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May 18, 2012

24 Million Tons of 2012/13 Brazilian Soy Production Already Sold

Even though planting of the 2012/13 crop is still at least four months away, Brazilian farmers continue to be very aggressive in forward contracting their 2012/13 soybean production. Estimates are that 30% of next year's soybean production in Brazil has already been sold, which would represent approximately 24 million tons of soybeans based on an 80 million ton production.

The current record high soybean prices in Brazil are the result of strong international demand for soybeans and also a significant weakening of the Brazilian currency over the last few months. Soybeans are currently being sold at the Port of Paranagua for R$ 64 per sack of 60 kilograms. That price is based on the exchange rate between the Brazilian real and the U.S. dollar of 2:1. In March, the exchange rate was 1.75:1 and if that rate was used today, that same sack of soybeans would be selling for R$ 57.

The majority of soybeans contracted thus far in Brazil are in exchange for needed inputs of seed, fertilizers, and chemicals. These record prices for soybeans are helping Brazilian farmers limit the increase in their anticipated production costs compared to the value of their soybeans. As a result, it is taking fewer sacks of soybeans to cover their input costs this year compared to last year.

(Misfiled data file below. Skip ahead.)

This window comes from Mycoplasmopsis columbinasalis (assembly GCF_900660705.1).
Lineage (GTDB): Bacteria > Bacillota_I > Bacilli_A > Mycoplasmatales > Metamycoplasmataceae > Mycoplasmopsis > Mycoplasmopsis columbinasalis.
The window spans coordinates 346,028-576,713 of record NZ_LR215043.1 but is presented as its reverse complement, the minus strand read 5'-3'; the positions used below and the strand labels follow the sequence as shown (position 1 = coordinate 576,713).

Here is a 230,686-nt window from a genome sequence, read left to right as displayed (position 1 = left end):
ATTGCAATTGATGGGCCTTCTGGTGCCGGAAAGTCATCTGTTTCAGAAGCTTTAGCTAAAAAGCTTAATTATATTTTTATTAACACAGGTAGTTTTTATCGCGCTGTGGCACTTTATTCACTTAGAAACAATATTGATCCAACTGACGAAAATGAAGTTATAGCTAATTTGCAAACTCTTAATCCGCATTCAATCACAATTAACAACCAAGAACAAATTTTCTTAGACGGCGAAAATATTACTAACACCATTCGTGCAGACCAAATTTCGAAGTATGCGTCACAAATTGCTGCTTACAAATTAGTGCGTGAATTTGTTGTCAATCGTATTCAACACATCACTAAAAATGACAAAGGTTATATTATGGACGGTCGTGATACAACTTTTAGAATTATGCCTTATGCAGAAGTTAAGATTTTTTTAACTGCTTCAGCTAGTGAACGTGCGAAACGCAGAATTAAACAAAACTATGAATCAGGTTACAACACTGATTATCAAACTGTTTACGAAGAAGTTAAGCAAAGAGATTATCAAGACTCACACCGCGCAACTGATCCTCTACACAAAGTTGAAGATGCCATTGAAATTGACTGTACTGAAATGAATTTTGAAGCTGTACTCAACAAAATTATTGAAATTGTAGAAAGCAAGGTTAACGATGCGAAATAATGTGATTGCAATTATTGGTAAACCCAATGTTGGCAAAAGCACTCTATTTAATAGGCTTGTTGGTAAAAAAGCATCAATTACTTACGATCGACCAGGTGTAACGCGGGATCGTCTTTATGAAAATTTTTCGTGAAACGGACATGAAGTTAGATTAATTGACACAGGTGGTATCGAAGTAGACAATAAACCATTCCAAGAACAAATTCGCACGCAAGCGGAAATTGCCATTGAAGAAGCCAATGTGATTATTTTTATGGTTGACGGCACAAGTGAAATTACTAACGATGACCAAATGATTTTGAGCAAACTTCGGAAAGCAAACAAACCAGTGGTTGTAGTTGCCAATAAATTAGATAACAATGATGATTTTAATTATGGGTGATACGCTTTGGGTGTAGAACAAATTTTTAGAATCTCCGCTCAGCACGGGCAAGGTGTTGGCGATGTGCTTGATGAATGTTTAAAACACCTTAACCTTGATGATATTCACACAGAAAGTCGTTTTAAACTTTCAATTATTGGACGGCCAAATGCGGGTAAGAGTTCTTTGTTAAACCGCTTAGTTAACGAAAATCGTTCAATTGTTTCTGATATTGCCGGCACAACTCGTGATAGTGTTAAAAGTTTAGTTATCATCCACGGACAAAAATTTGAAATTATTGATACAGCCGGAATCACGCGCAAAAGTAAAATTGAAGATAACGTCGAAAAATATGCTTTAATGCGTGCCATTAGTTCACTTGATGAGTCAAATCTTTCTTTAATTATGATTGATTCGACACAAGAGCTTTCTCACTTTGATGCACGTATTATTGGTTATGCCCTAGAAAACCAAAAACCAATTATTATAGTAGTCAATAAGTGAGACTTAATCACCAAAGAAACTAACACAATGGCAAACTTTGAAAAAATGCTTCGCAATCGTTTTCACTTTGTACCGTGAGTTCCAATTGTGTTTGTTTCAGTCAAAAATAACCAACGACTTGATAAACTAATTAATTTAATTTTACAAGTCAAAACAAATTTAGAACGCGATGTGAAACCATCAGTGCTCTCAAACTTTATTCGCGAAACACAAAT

In the city of Londrina, which is located in northern Parana, it takes the equivalent of approximately 8.5 to 9.5 sacks of soybeans per hectare to cover the cost of the seed, fertilizers, and chemicals that will be needed to produce the 2012/13 crop. Last year at this time when soybean prices were lower, it took 10 or 11 sacks of soybeans per hectare to cover the same input costs.

A weaker currency has advantages and disadvantages for Brazilian farmers. The weaker currency results in higher prices for the soybeans, but it also means higher prices for imported goods such as fertilizers and chemicals. Even though the cost of producing soybeans in Brazil is expected to increase 15% to 20% in 2012/13, the prices paid for the soybeans have increased even more. The farmers who may be negatively impacted by the higher input prices are those who have not yet made their input purchases.

Some cooperatives in Parana estimate that 70% of their members have already purchased their basic required inputs for the 2012/13 crops. The Association of Parana Cooperatives (Ocepar) estimates that farmers in Parana will spend R$ 620 per hectare for seed, fertilizers, and chemicals, which is 20% more than the R$ 500 per hectare they spent last year.